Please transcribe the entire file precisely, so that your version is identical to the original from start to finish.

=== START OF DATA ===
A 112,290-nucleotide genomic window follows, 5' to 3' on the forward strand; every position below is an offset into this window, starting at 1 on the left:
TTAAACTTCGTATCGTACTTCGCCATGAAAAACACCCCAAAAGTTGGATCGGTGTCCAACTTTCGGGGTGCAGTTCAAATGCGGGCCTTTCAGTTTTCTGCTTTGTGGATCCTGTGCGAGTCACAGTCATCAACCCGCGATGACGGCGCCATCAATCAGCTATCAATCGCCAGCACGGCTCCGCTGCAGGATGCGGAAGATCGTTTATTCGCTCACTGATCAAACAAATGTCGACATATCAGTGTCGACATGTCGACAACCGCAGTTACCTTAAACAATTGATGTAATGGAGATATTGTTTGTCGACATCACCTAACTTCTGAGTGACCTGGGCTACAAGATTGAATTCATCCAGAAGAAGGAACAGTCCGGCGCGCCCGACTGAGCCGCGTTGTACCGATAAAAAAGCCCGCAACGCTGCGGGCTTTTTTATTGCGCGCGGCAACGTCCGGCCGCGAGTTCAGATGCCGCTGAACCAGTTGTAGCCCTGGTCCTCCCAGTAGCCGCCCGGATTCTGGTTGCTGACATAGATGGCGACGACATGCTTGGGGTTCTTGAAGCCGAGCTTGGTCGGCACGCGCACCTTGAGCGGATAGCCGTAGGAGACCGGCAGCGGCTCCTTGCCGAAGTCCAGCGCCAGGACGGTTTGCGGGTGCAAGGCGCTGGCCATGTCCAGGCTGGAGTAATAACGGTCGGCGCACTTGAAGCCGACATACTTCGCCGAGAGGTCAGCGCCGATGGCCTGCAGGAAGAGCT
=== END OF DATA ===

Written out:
A 112,290-nucleotide genomic window follows, 5' to 3' on the forward strand; every position below is an offset into this window, starting at 1 on the left:
TTAAACTTCGTATCGTACTTCGCCATGAAAAACACCCCAAAAGTTGGATCGGTGTCCAACTTTCGGGGTGCAGTTCAAATGCGGGCCTTTCAGTTTTCTGCTTTGTGGATCCTGTGCGAGTCACAGTCATCAACCCGCGATGACGGCGCCATCAATCAGCTATCAATCGCCAGCACGGCTCCGCTGCAGGATGCGGAAGATCGTTTATTCGCTCACTGATCAAACAAATGTCGACATATCAGTGTCGACATGTCGACAACCGCAGTTACCTTAAACAATTGATGTAATGGAGATATTGTTTGTCGACATCACCTAACTTCTGAGTGACCTGGGCTACAAGATTGAATTCATCCAGAAGAAGGAACAGTCCGGCGCGCCCGACTGAGCCGCGTTGTACCGATAAAAAAGCCCGCAACGCTGCGGGCTTTTTTATTGCGCGCGGCAACGTCCGGCCGCGAGTTCAGATGCCGCTGAACCAGTTGTAGCCCTGGTCCTCCCAGTAGCCGCCCGGATTCTGGTTGCTGACATAGATGGCGACGACATGCTTGGGGTTCTTGAAGCCGAGCTTGGTCGGCACGCGCACCTTGAGCGGATAGCCGTAGGAGACCGGCAGCGGCTCCTTGCCGAAGTCCAGCGCCAGGACGGTTTGCGGGTGCAAGGCGCTGGCCATGTCCAGGCTGGAGTAATAACGGTCGGCGCACTTGAAGCCGACATACTTCGCCGAGAGGTCAGCGCCGATGGCCTGCAGGAAGAGCT